strace command is a powerful utility in Linux that allows you to trace system calls and signals made by a process and its children. It is commonly used by system administrators and developers to debug and troubleshoot issues in their applications.
strace command is used by invoking it followed by the name of the command or process that you want to trace. For example, to trace the
ls command, you would enter:
This will output a list of system calls made by the
ls command, along with any signals received. The output can be quite verbose, so it is often useful to redirect it to a file for further analysis:
strace ls > ls_trace.txt
In addition to tracing system calls and signals,
strace can also be used to monitor file and network activity. For example, to trace all file activity made by the
ls command, you would use the
-e trace=file option:
strace -e trace=file ls
This will output a list of all file-related system calls made by the
The following table lists the available options for the
||Print a summary of system calls and signals.|
||Specify a set of system calls or signals to trace.|
||Trace child processes as well.|
||Redirect output to a file.|
||Trace a running process by its process ID.|
||Limit the maximum string size to [num] bytes.|
||Print a timestamp for each trace output.|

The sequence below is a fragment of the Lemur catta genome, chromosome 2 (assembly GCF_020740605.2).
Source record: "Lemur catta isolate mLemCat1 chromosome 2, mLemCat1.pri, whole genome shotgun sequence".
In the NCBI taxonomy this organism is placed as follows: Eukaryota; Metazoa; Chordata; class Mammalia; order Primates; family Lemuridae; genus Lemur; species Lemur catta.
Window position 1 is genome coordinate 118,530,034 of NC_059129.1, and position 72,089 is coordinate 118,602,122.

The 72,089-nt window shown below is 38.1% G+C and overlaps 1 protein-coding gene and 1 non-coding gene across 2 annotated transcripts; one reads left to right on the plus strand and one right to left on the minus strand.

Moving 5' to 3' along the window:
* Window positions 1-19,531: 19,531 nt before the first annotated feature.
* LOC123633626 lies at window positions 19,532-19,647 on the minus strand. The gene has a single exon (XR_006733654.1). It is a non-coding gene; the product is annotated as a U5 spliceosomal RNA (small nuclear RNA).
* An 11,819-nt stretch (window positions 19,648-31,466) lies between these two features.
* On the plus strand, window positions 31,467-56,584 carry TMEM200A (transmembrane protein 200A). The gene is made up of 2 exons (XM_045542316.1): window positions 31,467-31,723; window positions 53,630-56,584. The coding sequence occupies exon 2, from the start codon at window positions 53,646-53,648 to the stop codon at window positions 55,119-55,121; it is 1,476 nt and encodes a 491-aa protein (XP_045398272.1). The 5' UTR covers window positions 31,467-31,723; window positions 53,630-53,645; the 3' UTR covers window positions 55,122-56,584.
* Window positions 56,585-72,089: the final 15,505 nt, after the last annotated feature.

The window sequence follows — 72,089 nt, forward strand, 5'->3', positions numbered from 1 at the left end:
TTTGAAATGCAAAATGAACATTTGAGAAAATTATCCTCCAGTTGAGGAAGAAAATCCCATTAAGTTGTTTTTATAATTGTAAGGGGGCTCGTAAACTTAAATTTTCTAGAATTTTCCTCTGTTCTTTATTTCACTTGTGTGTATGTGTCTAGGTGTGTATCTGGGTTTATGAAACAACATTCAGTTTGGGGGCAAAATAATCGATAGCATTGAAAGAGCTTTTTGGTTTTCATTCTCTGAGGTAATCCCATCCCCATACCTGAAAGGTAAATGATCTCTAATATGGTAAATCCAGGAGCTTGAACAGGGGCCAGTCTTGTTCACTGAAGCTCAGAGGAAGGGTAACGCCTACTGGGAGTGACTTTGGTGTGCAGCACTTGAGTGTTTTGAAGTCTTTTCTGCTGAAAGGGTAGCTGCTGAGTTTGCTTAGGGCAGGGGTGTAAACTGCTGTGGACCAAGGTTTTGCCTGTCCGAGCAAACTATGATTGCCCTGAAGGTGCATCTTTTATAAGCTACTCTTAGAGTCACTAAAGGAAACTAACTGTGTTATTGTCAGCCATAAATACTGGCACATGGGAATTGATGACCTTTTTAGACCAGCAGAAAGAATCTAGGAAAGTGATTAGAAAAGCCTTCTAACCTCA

||Print non-ASCII characters in hexadecimal format.|
If you encounter issues with the
strace command, here are some troubleshooting tips:
- If you receive a “permission denied” error when trying to trace a process, make sure you have sufficient permissions to access the process.
- If the output is too verbose, consider using the
-e trace=[set]option to limit the system calls and signals being traced.
- If the output is too long, consider redirecting it to a file for further analysis.
- If you are tracing a network-related process, make sure you are running
straceas root to capture all traffic.
stracecommand can be used to debug a wide range of issues, including file access errors, network connectivity issues, and performance problems.
- Keep in mind that tracing system calls and signals can impact the performance of the traced process, so use